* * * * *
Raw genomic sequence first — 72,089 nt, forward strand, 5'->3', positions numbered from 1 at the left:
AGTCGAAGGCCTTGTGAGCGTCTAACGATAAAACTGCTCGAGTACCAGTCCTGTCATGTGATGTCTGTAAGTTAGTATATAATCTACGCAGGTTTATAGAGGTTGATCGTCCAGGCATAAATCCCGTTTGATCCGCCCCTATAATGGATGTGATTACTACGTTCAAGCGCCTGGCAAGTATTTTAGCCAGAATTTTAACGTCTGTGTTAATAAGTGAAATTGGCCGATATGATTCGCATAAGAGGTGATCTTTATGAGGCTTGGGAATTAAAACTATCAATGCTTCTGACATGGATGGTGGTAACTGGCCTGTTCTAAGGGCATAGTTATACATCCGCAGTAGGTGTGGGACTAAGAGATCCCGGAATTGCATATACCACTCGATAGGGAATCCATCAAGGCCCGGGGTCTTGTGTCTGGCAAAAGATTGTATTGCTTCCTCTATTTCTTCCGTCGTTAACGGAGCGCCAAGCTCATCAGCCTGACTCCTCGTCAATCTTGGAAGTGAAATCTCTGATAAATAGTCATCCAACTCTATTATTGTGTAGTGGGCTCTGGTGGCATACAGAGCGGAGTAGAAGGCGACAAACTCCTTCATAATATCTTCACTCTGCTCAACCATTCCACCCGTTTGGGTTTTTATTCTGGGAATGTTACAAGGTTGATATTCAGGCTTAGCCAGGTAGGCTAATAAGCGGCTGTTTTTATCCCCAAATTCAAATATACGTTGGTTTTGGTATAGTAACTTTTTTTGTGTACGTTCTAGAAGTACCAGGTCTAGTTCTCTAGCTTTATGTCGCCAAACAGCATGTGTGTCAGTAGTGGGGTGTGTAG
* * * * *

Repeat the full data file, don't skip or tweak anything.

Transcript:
Raw genomic sequence first — 72,089 nt, forward strand, 5'->3', positions numbered from 1 at the left:
AGTCGAAGGCCTTGTGAGCGTCTAACGATAAAACTGCTCGAGTACCAGTCCTGTCATGTGATGTCTGTAAGTTAGTATATAATCTACGCAGGTTTATAGAGGTTGATCGTCCAGGCATAAATCCCGTTTGATCCGCCCCTATAATGGATGTGATTACTACGTTCAAGCGCCTGGCAAGTATTTTAGCCAGAATTTTAACGTCTGTGTTAATAAGTGAAATTGGCCGATATGATTCGCATAAGAGGTGATCTTTATGAGGCTTGGGAATTAAAACTATCAATGCTTCTGACATGGATGGTGGTAACTGGCCTGTTCTAAGGGCATAGTTATACATCCGCAGTAGGTGTGGGACTAAGAGATCCCGGAATTGCATATACCACTCGATAGGGAATCCATCAAGGCCCGGGGTCTTGTGTCTGGCAAAAGATTGTATTGCTTCCTCTATTTCTTCCGTCGTTAACGGAGCGCCAAGCTCATCAGCCTGACTCCTCGTCAATCTTGGAAGTGAAATCTCTGATAAATAGTCATCCAACTCTATTATTGTGTAGTGGGCTCTGGTGGCATACAGAGCGGAGTAGAAGGCGACAAACTCCTTCATAATATCTTCACTCTGCTCAACCATTCCACCCGTTTGGGTTTTTATTCTGGGAATGTTACAAGGTTGATATTCAGGCTTAGCCAGGTAGGCTAATAAGCGGCTGTTTTTATCCCCAAATTCAAATATACGTTGGTTTTGGTATAGTAACTTTTTTTGTGTACGTTCTAGAAGTACCAGGTCTAGTTCTCTAGCTTTATGTCGCCAAACAGCATGTGTGTCAGTAGTGGGGTGTGTAG